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Br J Sports Med. 2000 Apr;34(2):125-32.

The pathological status of exercise dependence.

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  • 1School of Sport and Exercise Sciences, University of Birmingham, United Kingdom.



This study was concerned with the concept of exercise dependence. Levels of psychological morbidity, personality profiles, and exercise beliefs were compared among subjects screened for exercise dependence and eating disorders.


Adult female exercisers were allocated on the basis of questionnaire screening to one of the following groups: primary exercise dependence (n = 43); secondary exercise dependence, where there was the coincidence of exercise dependence and an eating disorder (n = 27); eating disorder (n =14); control, where there was no evidence of either exercise dependence or eating disorder (n = 110). Questionnaire assessment was undertaken of psychological morbidity, self esteem, weight and body shape dissatisfaction, personality, and exercise beliefs.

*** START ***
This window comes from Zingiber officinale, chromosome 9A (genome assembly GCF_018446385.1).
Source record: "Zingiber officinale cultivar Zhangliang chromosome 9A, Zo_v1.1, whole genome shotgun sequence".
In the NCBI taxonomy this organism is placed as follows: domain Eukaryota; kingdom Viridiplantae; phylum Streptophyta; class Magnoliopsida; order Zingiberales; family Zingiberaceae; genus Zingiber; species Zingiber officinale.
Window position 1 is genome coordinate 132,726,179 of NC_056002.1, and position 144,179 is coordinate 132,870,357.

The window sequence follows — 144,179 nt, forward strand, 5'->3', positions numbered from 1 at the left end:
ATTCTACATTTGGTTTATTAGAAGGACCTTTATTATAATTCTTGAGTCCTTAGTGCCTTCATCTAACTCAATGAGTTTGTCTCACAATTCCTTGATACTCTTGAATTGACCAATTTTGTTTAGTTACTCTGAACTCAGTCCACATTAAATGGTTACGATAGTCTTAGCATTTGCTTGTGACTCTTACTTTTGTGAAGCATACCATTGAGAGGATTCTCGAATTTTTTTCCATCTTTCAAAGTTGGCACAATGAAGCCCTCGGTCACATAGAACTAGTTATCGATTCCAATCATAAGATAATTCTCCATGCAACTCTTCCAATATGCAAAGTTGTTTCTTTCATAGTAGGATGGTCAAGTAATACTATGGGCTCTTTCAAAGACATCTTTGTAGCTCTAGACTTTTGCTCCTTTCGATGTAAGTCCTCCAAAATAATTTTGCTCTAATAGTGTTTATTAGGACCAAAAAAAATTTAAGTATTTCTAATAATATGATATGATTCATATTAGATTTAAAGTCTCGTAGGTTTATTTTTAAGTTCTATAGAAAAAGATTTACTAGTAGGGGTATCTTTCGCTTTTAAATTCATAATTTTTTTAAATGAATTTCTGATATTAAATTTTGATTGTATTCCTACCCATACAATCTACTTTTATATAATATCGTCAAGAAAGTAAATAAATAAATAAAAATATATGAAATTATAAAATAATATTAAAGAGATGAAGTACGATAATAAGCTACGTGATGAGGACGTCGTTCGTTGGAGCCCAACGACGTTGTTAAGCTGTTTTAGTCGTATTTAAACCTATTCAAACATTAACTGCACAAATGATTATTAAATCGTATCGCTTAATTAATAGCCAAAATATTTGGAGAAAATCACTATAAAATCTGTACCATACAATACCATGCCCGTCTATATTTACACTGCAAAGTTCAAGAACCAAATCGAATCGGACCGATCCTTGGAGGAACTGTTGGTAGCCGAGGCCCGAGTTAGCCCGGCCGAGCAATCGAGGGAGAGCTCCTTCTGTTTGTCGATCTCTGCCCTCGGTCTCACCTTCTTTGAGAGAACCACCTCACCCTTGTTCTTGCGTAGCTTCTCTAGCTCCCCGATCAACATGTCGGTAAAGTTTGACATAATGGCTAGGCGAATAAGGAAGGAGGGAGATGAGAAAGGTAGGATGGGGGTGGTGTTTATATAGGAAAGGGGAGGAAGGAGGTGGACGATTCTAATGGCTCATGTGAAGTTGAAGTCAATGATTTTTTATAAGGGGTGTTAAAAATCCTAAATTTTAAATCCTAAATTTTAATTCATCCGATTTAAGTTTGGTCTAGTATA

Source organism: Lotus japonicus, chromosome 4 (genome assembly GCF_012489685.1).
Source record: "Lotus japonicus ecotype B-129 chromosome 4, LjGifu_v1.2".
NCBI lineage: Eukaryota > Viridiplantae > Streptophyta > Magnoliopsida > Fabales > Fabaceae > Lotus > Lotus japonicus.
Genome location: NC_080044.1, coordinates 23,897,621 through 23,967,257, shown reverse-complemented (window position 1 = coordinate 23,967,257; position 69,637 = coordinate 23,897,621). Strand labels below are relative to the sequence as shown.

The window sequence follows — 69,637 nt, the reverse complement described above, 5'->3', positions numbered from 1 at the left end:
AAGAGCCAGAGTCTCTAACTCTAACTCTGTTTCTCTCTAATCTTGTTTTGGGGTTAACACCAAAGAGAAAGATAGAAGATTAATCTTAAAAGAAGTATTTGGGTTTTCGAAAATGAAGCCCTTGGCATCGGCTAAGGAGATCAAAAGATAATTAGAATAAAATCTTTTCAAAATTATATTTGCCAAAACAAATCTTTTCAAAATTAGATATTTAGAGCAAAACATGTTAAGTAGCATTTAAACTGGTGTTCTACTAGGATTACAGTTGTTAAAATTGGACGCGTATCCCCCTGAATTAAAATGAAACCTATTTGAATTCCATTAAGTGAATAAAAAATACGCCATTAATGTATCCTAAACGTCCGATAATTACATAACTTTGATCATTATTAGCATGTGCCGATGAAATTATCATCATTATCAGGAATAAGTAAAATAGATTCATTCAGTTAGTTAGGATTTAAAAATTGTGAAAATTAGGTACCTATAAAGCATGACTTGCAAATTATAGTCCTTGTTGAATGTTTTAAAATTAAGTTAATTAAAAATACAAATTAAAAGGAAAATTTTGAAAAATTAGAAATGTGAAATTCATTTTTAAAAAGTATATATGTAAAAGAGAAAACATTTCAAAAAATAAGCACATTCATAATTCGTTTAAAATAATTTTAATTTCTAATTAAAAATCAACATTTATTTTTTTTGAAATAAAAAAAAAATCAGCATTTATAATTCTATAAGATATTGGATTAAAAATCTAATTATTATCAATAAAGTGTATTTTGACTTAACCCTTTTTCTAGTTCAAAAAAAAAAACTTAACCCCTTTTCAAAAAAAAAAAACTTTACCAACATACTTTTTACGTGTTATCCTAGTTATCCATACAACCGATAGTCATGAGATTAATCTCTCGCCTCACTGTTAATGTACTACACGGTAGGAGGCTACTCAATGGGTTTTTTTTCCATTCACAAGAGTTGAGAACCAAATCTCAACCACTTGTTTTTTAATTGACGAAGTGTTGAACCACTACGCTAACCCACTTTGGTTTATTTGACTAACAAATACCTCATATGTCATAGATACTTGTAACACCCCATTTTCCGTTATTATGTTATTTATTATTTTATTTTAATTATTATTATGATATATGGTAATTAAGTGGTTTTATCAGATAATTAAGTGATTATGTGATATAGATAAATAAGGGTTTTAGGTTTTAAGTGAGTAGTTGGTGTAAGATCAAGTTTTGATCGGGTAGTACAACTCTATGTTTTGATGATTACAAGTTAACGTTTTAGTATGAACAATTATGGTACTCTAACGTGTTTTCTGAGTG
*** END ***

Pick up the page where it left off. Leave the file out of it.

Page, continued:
Aside from a higher incidence of reported menstrual abnormalities, the primary exercise dependence group was largely indistinguishable from the controls. In stark contrast, the secondary exercise dependence group reported higher levels of psychological morbidity, neuroticism, dispositional addictiveness, and impulsiveness, lower self esteem, greater concern with body shape and weight, as well as with the social, psychological, and aesthetic costs of not exercising than the controls, but differed little from the eating disorder group.


In the absence of an eating disorder, women identified as being exercise dependent do not exhibit the sorts of personality characteristics and levels of psychological distress that warrant the construction of primary exercise dependence as a widespread pathology.

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